A renaissance in the world of independent rock, hip-hop and electronica with Latin roots is about to take off, and the tenth Latin Alternative Music Conference (LAMC) has done much to expand interest in this musical niche.
“This is the first time we have such an extended geographic diversity,” said Josh Norek, one of the co-founders of the event, “we have people coming from Latin America and also parts of the United States that are really new to the conference.”
When the LAMC started in 1999, transnational music corporations held the upper hand in the music industry, effectively limiting the number of independent artists. However, as the industry switched to a more digital form of production, it opened the door to a new generation of self-produced musicians.
“Artists don’t need anyone to produce and distribute their creations any more,” Norek said. “And the LAMC exists to provide a solid ground for networking.”
Conference attendees featured an array of Latinos working in the music industry, ranging from musicians and managers to producers and programmers.
Held from July 7 to 11 at the Roosevelt Hotel in midtown Manhattan, the event introduced Latin music to an audience that otherwise wouldn’t hear it. “Maybe 60 percent of our guests are American with a Latin origin and the other 40 percent come directly from Latin America,” Norek said, while showing Malverde, a Mexican-American hip-hop artist who has released two albums with Universal/Machete, his way out.
In addition to musical showcases featuring over 20 artists, ranging from Mexican rock singer Natalia Lafourcade to Bomba Estereo, a Colombian band that fuses dancehall and the sound system culture, the conference also included panels hosted by music and business representatives and artists.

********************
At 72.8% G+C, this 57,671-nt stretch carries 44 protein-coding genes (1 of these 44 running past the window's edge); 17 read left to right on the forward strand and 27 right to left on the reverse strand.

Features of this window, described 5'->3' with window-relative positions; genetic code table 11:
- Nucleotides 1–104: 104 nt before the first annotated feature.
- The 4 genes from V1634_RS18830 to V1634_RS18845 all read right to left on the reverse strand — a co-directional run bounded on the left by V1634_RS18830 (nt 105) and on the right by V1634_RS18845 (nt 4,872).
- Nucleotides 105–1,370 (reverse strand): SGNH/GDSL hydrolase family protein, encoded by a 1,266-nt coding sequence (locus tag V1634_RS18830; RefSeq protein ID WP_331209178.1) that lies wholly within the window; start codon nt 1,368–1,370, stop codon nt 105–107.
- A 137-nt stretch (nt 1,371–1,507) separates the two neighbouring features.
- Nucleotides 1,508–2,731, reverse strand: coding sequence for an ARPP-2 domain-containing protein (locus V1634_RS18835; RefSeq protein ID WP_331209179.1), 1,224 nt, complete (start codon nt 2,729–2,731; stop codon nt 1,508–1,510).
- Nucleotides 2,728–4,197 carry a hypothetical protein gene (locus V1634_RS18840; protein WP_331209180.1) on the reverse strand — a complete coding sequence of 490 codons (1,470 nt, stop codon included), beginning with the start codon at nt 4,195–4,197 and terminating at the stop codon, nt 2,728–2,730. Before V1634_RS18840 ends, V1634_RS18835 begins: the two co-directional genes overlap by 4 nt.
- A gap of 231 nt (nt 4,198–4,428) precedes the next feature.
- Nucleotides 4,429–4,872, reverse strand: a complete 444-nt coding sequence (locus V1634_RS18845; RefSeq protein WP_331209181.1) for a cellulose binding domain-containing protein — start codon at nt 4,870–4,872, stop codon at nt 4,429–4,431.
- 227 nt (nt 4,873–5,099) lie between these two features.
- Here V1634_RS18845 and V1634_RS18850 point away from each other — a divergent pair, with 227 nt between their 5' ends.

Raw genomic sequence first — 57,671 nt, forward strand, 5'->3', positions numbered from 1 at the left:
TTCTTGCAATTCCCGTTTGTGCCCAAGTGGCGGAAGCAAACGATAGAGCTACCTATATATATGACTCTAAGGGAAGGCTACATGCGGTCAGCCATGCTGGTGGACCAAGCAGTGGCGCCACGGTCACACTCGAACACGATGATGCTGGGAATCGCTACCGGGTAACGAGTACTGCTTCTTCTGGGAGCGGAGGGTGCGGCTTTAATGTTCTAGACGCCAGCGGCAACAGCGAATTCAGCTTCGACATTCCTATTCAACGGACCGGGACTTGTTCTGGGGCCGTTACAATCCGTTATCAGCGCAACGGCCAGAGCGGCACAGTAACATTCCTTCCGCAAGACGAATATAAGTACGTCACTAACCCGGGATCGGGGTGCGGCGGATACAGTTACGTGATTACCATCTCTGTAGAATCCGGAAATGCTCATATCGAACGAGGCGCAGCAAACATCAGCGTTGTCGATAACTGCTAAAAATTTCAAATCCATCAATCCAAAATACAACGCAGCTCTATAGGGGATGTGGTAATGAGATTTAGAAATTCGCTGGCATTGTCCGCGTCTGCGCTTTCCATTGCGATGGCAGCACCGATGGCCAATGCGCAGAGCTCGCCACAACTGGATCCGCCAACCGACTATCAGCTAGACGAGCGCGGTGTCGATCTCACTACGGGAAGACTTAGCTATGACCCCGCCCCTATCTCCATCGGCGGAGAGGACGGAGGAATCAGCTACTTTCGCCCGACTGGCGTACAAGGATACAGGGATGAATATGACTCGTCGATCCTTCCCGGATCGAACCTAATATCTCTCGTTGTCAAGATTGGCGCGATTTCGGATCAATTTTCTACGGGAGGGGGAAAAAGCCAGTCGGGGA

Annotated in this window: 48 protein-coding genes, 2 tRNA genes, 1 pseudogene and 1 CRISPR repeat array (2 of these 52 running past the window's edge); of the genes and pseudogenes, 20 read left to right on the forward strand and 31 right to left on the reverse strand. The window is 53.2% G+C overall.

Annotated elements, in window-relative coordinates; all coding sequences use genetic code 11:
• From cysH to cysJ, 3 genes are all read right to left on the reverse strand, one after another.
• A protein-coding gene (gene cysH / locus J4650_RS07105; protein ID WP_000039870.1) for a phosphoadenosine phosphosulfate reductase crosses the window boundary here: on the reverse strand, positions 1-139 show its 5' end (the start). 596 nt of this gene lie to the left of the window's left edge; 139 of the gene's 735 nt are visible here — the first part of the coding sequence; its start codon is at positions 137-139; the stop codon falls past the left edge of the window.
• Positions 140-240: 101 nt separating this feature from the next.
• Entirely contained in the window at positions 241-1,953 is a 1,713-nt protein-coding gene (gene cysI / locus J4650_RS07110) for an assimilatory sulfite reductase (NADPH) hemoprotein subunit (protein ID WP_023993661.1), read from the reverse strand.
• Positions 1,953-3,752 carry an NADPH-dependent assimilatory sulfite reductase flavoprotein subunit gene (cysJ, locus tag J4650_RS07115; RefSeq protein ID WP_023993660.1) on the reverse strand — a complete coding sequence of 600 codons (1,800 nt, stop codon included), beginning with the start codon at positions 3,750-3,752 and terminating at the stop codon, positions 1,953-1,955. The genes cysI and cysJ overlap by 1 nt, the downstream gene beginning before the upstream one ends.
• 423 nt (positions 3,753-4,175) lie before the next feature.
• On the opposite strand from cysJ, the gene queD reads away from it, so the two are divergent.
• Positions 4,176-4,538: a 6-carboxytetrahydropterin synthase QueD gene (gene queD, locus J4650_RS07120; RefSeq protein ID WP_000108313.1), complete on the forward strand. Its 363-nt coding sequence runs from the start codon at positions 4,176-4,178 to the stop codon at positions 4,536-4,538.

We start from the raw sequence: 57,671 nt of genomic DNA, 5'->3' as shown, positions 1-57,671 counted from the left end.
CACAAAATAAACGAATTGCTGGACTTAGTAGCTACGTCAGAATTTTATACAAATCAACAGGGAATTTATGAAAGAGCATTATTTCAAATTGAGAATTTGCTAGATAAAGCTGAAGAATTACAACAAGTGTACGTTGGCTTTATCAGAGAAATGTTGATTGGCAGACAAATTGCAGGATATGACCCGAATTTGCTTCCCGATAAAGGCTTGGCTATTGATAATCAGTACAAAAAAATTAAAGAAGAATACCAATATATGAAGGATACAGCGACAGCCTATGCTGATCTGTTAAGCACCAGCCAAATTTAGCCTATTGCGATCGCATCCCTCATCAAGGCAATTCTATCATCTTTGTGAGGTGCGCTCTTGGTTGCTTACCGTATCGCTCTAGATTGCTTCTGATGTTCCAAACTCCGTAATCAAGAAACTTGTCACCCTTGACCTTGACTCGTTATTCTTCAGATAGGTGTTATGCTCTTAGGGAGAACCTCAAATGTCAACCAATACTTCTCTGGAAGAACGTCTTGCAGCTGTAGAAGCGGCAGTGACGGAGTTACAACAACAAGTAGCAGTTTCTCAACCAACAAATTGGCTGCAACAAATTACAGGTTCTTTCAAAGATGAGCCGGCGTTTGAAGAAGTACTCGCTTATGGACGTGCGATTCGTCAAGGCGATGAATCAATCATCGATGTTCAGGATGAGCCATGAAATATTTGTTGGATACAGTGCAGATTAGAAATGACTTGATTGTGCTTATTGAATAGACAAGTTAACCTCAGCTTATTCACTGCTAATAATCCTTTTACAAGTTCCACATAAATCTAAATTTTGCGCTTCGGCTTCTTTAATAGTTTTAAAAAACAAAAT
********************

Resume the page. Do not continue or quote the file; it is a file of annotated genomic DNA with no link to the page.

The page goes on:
One of the five panels that took place over the course of the conferece, “Politik Kills: Latin Artists & Political Engagement in the Era of Obama,” included Ana Polanco, a social justice advocate from Amnesty International and Maria Teresa Kumar, the executive director of Voto Latino. A fresh energy filled the elegant salon , which featured elegant wallpaper and chandeliers.
Speakers shared experiences, suggestions for upcoming artists and critiques. “I would like to see more Latino artists talking about the death penalty and immigration detentions,” Polanco passionately said.
Other speakers, like Marco Werman, the senior producer and anchor of The World, a Public Radio International-BBC co-production, talked about the natural ability of Latin artists to “describe their personal environments through lyrics.” Werman also criticized the slim amount of airtime Hispanic artists get on American radio and television stations.
Greg Landau, the producer and founder of Round Whirled Music, who has also received multiple Grammy nominations, discussed the importance of having a strong link between politics and music, especially in a community that’s under-represented in government spheres.
“Through Latino music you can know about new changes and a culture that sometimes is unknown,” Landau said. “Latin artists are strongly reflecting on their own identity through music.”
The conference also enabled participants to expand their contacts and knowledge of the Latin music industry. Uriel Waizel, a music programmer in Mexico City, traveled to the conference to further his work.
“This is a great opportunity to meet different people in the music business,” Waizel said. “It is also an amazing platform to show what we are doing and move it in a completely different direction, where the industry reasoning operates differently.”
The Latino community in the United States is rapidly expanding and incorporating new elements in the melting pot of American cities. Music, being one of the most powerful vehicles of expression, will continue re-inventing itself, looking for new ways to crack the corporate or technological padlocks.
“It’s an extremely exciting moment for Latin artists,” says Norek, raising a fist in the air and declaring a bicultural victory.